An Iowa woman is hoping her new approach to selling tickets for events will catch on across the country. Emma Peterson, an Ankeny native, came up with the idea for the company called Tikly as she manager of the Iowa-based band The Nadas.
“I found myself traveling on the weekends with this band meeting other bands and other venue owners who were equally disappointed with the ticketing companies that were available in the industry and in the market at the time,” Peterson explains.
“And I found that not only did I know that Ticketmaster and buying tickets through those various companies was a bad experience for those ticket buyers — it became immediately clear to me that it was also a bad experience for those who were selling the tickets.”
Peterson sought advice from Ben Milne, the Iowan who has successfully created the money exchange system known as Dwolla. She says they explored all kinds of options before Milne told Peterson she should create something new. “He essentially dared me to start a ticketing company with the understanding that we really had exhausted the research on finding a different solution that makes sense,” Peterson says.
She says she didn’t think she could build the system, but says Milne told her she had the knowledge to do it. Peterson, who graduated from the University of Northern Iowa, then turned to StartupCity, a public/private funded business startup incubator in Des Moines to get Tikly running. Peterson believes her company has several advantages over the current ticket sellers.
“One of which is that we have very low — or I like to call them respectful — service fees that are transparent and predictable. Other ticketing companies, you have to do some degree of algebra to understand what ticketing fees you are going to incur at the end of the day,” Peterson says.
“And that doesn’t feel good to ticket buyers. They don’t like to see the price on the sign, the price at checkout and then the price at the last page before you press confirm when you’ve spent all the time on a process.” Tikly also includes options to buy memorabilia while getting your tickets.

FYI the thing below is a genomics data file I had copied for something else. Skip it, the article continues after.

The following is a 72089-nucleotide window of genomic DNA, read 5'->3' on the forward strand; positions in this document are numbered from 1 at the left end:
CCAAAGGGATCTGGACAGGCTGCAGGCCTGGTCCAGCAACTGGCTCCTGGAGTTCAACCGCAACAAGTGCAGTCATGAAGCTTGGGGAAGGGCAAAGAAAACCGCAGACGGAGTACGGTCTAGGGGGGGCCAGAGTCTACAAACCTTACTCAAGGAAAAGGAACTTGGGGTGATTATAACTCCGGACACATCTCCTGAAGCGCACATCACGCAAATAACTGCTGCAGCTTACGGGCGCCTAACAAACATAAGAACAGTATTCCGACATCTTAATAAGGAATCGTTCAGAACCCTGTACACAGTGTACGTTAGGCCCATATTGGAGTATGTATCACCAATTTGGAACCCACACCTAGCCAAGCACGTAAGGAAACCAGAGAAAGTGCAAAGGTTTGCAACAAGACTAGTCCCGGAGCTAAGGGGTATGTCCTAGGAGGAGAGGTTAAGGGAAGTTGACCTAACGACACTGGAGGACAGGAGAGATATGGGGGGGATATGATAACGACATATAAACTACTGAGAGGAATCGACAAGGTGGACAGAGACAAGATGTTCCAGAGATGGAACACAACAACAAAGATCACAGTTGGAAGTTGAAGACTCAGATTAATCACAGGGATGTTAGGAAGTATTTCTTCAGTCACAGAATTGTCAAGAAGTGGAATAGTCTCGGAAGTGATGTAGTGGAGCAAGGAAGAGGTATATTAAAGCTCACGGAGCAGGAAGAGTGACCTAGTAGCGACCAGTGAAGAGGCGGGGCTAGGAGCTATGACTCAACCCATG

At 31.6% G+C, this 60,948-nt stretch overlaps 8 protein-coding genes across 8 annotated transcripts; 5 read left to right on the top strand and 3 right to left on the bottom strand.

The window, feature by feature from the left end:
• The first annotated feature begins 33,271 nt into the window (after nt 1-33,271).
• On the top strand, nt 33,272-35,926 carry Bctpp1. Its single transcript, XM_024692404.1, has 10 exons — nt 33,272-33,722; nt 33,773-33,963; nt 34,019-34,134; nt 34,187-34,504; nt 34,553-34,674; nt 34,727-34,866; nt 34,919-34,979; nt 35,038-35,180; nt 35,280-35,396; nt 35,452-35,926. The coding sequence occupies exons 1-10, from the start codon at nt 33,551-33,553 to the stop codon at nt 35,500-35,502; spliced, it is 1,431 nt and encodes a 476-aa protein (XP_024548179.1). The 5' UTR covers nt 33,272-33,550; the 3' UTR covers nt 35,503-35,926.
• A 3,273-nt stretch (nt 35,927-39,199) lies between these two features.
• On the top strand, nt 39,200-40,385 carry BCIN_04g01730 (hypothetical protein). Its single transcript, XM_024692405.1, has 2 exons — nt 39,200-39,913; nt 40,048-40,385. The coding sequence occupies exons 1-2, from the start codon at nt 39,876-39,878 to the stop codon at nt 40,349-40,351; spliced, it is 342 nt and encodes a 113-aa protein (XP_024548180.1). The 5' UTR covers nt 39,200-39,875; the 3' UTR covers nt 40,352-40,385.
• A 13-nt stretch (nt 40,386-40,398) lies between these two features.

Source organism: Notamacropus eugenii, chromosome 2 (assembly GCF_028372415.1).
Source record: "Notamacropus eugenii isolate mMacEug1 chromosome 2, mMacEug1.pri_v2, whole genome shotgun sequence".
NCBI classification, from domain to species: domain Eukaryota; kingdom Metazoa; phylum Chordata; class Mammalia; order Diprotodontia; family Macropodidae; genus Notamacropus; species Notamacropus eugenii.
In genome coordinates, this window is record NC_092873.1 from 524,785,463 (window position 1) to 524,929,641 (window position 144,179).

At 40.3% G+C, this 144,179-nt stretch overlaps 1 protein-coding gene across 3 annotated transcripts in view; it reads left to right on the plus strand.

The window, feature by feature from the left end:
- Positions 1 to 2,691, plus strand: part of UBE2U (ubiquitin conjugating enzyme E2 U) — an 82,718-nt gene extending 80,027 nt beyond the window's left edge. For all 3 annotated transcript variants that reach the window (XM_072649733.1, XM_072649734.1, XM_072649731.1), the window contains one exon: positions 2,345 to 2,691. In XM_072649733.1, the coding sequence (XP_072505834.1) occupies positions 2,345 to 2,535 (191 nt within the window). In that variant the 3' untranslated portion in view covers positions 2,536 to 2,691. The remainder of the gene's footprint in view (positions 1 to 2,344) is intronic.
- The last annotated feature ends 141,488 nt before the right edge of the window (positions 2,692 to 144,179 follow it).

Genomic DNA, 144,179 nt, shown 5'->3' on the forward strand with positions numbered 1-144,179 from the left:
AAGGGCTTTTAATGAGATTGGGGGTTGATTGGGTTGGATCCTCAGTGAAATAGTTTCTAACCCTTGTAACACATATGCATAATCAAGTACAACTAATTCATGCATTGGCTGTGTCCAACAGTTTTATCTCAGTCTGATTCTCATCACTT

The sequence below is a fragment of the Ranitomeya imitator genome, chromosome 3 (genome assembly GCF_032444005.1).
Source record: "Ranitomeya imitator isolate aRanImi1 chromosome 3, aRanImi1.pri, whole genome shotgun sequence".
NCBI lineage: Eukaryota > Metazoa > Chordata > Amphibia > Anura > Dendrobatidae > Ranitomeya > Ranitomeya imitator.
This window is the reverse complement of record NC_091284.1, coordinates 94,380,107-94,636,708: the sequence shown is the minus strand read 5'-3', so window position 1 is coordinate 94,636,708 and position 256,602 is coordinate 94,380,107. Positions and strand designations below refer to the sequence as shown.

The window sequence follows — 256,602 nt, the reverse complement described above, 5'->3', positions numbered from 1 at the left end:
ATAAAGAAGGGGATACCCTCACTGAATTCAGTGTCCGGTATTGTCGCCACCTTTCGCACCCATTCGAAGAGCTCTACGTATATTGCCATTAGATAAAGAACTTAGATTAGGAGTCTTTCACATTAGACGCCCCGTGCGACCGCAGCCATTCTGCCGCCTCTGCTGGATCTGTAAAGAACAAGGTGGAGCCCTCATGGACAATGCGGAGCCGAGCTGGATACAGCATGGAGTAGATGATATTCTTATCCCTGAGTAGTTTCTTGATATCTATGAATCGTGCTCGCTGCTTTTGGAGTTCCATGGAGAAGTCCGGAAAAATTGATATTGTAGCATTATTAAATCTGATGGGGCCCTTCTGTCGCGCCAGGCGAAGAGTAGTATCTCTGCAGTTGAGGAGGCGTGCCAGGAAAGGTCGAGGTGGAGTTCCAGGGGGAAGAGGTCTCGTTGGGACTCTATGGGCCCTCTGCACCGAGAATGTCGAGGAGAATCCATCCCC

“So if you are buying a ticket to your favorite band’s show, well why not as a band give back to that fan. And why not perhaps even offer the opportunity to buy a limited edition t-shirt or a signed CD that you can put together in advance?,” Peterson asks. “So that increases the revenues of that band or venue owner — keeps that band on the road, puts money in their gas tank — while the fan feels even more like an VIP.”
Not only does it give more options to the fans, Peterson says Tikly also gives more control to those using the service.
“I found as a ticket seller on behalf of The Nadas, that the ticketing companies we were forced to work with before Tikly existed, they misrepresented our brand. They posted incorrect information that we couldn’t get our hands on to change, no matter how many press kits I as a tour manager put together for them. So Tikly puts that experience back in the hand of the people who actually put on the show,” according to Peterson.
Kellie Markey, a Des Moines native who graduated from Central College in Pella, joined Peterson as the chief marketing officer of the company. Markey says another benefit of Tikly is that it is easy to use.
“It’s literally ticket sales for dummies. And I say that in the best way, because literally in 10 minutes — even if you are not tech savvy — which most of our target is — you can have an event live and selling tickets and merchandise in ways that were inconceivable before some of the technology solutions that are available today, and certainly social media, which plays a big part in our ability to help artists sell their tickets,” Markey says.
The target market is small to midsized venues. But Markey says they haven’t limited Tikly to selling music shows. “It really extends to anyone who needs to provide admission to an event of any kind. And so we look at things like R-V shows and quilt shows and class reunions as under sort of the category of events. And that one very large category and a lot of different permutations as to how they actually set up their events, because some of them are free,” Markey says.
“But it gives them the flexibility to set up what works best for them.” Tikly will mark its two-year anniversary in April. Markey says they are looking now to move the growth of the company ahead.
“Right now we are in our series A financing round and trying to raise money, and really feel like we are at the starting line to get some initiatives in place that will really get us traction and become an inflection point,” Markey says, “where we have grown so far by word of mouth and by the efforts that Emma has done at a few trade events and things. To be able to do start doing search-engine marketing and some of the strategic business deals that will really help us grow exponentially.”